Share Email Print

Proceedings Paper

Digital holography for quantification of semiconductor structures (Conference Presentation)

Paper Abstract

Digital holography interferometry (DHI) and digital holographic interference microscopy (DHIM) are tools that provide whole field information of the wavefront interacting with the object. This imaging modality can be an ideal tool for quantitative phase imaging of technical objects such as semiconductor samples. The phase information numerically reconstructed from the holograms can lead to extraction of the thickness/height of the sample. Usually DHI and DHIM are used in transmission mode for determination of optical thickness of the sample under investigation. In reflection mode this imaging techniques provide height of the sample. For the semiconductor industry determination of height/thickness of object structures as well as the quantification of defects in the object structures is an important issue. The thickness and defect determination can be that of semiconductor thin films, micro/nano-pillars, LED displays, liquid crystal panels, the cover glasses used for protection of these structures etc. Digital holographic interferometric method (both reflection and transmission) can be used to design devices that can act as a fast, single shot technique for quantitative phase imaging of such samples. Such devices can provide more information about the sample compared to intensity based measurement systems. Also compact the digital holographic interferometric systems can be deployed in the manufacturing line of such devices to provide real time information. We are involved in the design and development of digital holographic devices for inspection of semi-conductor wafers, thin films, displays and glass plates covering such samples. We have implemented digital holographic devices in the lens-less mode (in the case of DHI) and also with the use of an imaging lens (in the case of DHIM) both in reflection and transmission mode. DHI provides field of view equivalent to the sensor size, while DHIM technique was implemented with different magnifications, thereby providing varying field of views of the sample. Also in the case of DHI a propagation from the hologram plane (the plane at which the digital array for recording the hologram was situated) to the best focus plane (object plane) was realized by numerical implementation of diffraction integral. In DHIM, the digital array used for recording the hologram was at the image plane of the magnifying/de-magnifying lens. So the whole numerical reconstruction process reduced to Fourier fringe analysis, making the technique less computationally exhaustive, fast and quasi real-time. The developed devices were calibrated using known objects and then tested on different samples. The obtained results are found to be encouraging. In this paper, we describe our efforts in design, development and fabrication of digital holographic devices for the inspection of semiconductor samples.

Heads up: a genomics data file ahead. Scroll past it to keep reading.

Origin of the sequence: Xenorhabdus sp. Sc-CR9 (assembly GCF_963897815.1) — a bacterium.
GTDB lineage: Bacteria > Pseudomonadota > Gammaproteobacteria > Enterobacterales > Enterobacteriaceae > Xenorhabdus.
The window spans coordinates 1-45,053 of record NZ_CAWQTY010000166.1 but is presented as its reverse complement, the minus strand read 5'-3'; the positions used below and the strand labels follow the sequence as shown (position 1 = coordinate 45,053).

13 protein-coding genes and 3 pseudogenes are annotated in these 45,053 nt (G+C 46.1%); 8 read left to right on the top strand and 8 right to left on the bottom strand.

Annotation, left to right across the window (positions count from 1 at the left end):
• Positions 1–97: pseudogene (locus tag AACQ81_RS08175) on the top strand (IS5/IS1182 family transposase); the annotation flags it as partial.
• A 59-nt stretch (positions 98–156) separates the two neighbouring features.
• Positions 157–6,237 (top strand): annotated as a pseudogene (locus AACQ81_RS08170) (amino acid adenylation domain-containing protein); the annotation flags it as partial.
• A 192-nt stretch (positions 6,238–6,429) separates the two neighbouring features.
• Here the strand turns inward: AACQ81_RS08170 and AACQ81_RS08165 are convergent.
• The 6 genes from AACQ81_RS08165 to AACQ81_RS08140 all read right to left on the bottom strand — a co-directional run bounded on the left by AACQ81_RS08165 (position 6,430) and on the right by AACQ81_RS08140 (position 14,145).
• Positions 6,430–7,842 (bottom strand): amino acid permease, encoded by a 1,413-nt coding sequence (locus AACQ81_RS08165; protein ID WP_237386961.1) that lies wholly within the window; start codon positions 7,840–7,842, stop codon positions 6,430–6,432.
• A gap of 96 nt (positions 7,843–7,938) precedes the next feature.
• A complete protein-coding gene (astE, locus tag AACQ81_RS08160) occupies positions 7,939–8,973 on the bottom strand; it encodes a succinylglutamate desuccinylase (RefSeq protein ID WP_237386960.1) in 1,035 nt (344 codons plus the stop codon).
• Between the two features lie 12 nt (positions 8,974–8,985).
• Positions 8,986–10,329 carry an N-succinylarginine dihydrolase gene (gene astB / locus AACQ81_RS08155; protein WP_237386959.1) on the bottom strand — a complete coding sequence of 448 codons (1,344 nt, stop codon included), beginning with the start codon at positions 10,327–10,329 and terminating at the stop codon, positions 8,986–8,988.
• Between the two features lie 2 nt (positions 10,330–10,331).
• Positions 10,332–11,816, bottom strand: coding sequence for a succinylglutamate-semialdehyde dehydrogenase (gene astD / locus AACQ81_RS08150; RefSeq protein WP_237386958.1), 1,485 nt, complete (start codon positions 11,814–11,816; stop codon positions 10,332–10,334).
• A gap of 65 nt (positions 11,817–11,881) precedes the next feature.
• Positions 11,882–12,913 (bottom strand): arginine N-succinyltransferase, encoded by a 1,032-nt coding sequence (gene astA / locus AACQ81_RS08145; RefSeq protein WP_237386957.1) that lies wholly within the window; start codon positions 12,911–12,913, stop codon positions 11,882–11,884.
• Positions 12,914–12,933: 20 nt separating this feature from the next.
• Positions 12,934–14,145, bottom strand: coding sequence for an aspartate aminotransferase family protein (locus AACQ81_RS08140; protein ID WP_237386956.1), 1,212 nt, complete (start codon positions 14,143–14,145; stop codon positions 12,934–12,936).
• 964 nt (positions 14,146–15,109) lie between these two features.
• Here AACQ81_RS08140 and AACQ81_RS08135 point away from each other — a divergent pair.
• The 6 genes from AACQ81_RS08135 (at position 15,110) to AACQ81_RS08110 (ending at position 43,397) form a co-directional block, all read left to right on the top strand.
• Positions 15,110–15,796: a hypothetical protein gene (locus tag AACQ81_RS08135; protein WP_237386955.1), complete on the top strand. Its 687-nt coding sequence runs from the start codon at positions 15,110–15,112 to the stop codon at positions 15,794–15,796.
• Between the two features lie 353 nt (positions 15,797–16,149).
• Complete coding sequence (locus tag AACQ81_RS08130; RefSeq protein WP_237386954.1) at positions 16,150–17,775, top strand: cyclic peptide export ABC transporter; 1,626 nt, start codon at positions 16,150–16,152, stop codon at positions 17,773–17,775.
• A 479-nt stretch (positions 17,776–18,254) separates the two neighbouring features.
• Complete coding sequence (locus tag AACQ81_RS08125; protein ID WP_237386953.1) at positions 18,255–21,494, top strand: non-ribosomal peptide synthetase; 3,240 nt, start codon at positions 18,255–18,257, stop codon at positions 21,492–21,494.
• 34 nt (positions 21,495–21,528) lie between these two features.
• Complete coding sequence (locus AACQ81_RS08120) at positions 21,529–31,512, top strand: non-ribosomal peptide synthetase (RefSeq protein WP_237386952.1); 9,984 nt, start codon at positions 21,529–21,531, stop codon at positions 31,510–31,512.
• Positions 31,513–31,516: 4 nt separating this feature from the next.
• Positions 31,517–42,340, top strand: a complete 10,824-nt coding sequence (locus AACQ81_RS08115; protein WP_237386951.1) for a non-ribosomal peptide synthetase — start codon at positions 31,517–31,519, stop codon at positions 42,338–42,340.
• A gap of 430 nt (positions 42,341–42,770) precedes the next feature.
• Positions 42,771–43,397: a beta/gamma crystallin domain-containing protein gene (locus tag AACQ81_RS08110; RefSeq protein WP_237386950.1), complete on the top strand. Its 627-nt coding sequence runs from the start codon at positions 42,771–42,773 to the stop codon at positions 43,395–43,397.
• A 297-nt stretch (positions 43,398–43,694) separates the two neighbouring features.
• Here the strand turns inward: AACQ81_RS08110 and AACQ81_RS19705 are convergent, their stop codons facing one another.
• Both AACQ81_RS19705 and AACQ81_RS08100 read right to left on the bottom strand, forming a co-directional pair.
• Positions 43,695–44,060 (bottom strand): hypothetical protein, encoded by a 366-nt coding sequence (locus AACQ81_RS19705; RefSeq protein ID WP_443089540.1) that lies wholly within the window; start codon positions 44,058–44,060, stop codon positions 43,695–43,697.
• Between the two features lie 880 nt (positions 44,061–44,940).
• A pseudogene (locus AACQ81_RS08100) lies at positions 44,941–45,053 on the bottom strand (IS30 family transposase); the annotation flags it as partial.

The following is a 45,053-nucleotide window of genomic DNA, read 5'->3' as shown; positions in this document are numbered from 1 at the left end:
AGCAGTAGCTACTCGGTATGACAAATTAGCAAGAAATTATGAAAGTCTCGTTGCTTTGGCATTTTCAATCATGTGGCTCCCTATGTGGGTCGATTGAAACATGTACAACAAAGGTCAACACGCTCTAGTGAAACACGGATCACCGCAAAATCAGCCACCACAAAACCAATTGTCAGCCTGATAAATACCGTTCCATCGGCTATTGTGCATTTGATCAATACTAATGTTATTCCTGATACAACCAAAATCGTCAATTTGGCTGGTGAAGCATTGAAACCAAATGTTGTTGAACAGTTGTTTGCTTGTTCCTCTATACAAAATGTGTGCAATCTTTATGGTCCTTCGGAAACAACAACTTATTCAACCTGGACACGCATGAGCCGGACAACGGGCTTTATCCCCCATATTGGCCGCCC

Paper Details

Date Published: 22 July 2019
Proc. SPIE 11056, Optical Measurement Systems for Industrial Inspection XI, 1105609 (22 July 2019); doi: 10.1117/12.2525684
Show Author Affiliations
Vismay Trivedi, HICS Co. (Korea, Republic of)
Nimit Patel, HICS Co. (Korea, Republic of)
Mugdha Joglekar, The Maharaja Sayajirao Univ. of Baroda (India)
Vani Chhaniwal, The Maharaja Sayajirao Univ. of Baroda (India)
Seonoh Lee, HICS Co. (Korea, Republic of)
Arun Anand, The Maharaja Sayajirao Univ. of Baroda (India)

Published in SPIE Proceedings Vol. 11056:
Optical Measurement Systems for Industrial Inspection XI
Peter Lehmann; Wolfgang Osten; Armando Albertazzi Gonçalves Jr., Editor(s)

© SPIE. Terms of Use
Back to Top
Sign in to read the full article
Create a free SPIE account to get access to
premium articles and original research
Forgot your username?